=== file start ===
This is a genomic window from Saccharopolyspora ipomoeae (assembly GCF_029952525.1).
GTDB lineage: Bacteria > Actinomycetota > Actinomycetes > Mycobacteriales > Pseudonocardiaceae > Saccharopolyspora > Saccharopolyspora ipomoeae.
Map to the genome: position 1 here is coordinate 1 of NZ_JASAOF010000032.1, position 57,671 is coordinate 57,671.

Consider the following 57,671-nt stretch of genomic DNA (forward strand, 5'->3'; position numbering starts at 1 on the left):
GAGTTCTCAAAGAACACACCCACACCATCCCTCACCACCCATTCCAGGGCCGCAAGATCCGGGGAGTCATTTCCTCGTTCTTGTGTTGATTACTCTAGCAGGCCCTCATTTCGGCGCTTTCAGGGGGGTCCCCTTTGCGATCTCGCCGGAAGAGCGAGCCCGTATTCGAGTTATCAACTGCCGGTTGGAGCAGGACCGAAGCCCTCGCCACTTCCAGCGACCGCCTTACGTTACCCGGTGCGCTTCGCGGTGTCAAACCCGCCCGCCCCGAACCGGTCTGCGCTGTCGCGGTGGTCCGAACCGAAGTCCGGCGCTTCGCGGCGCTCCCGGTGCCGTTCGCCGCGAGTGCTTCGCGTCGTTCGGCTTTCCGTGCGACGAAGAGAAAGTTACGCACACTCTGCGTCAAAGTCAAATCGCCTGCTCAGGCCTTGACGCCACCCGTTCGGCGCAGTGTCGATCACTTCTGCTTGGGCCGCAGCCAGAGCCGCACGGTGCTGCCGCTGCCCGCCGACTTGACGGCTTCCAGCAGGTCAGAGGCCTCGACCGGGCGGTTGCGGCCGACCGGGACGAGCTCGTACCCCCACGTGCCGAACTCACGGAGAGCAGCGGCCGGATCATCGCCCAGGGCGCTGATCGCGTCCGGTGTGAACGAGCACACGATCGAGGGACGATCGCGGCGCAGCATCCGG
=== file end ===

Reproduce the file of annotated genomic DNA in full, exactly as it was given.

This is a genomic window from Saccharopolyspora ipomoeae (assembly GCF_029952525.1).
GTDB lineage: Bacteria > Actinomycetota > Actinomycetes > Mycobacteriales > Pseudonocardiaceae > Saccharopolyspora > Saccharopolyspora ipomoeae.
Map to the genome: position 1 here is coordinate 1 of NZ_JASAOF010000032.1, position 57,671 is coordinate 57,671.

Consider the following 57,671-nt stretch of genomic DNA (forward strand, 5'->3'; position numbering starts at 1 on the left):
GAGTTCTCAAAGAACACACCCACACCATCCCTCACCACCCATTCCAGGGCCGCAAGATCCGGGGAGTCATTTCCTCGTTCTTGTGTTGATTACTCTAGCAGGCCCTCATTTCGGCGCTTTCAGGGGGGTCCCCTTTGCGATCTCGCCGGAAGAGCGAGCCCGTATTCGAGTTATCAACTGCCGGTTGGAGCAGGACCGAAGCCCTCGCCACTTCCAGCGACCGCCTTACGTTACCCGGTGCGCTTCGCGGTGTCAAACCCGCCCGCCCCGAACCGGTCTGCGCTGTCGCGGTGGTCCGAACCGAAGTCCGGCGCTTCGCGGCGCTCCCGGTGCCGTTCGCCGCGAGTGCTTCGCGTCGTTCGGCTTTCCGTGCGACGAAGAGAAAGTTACGCACACTCTGCGTCAAAGTCAAATCGCCTGCTCAGGCCTTGACGCCACCCGTTCGGCGCAGTGTCGATCACTTCTGCTTGGGCCGCAGCCAGAGCCGCACGGTGCTGCCGCTGCCCGCCGACTTGACGGCTTCCAGCAGGTCAGAGGCCTCGACCGGGCGGTTGCGGCCGACCGGGACGAGCTCGTACCCCCACGTGCCGAACTCACGGAGAGCAGCGGCCGGATCATCGCCCAGGGCGCTGATCGCGTCCGGTGTGAACGAGCACACGATCGAGGGACGATCGCGGCGCAGCATCCGG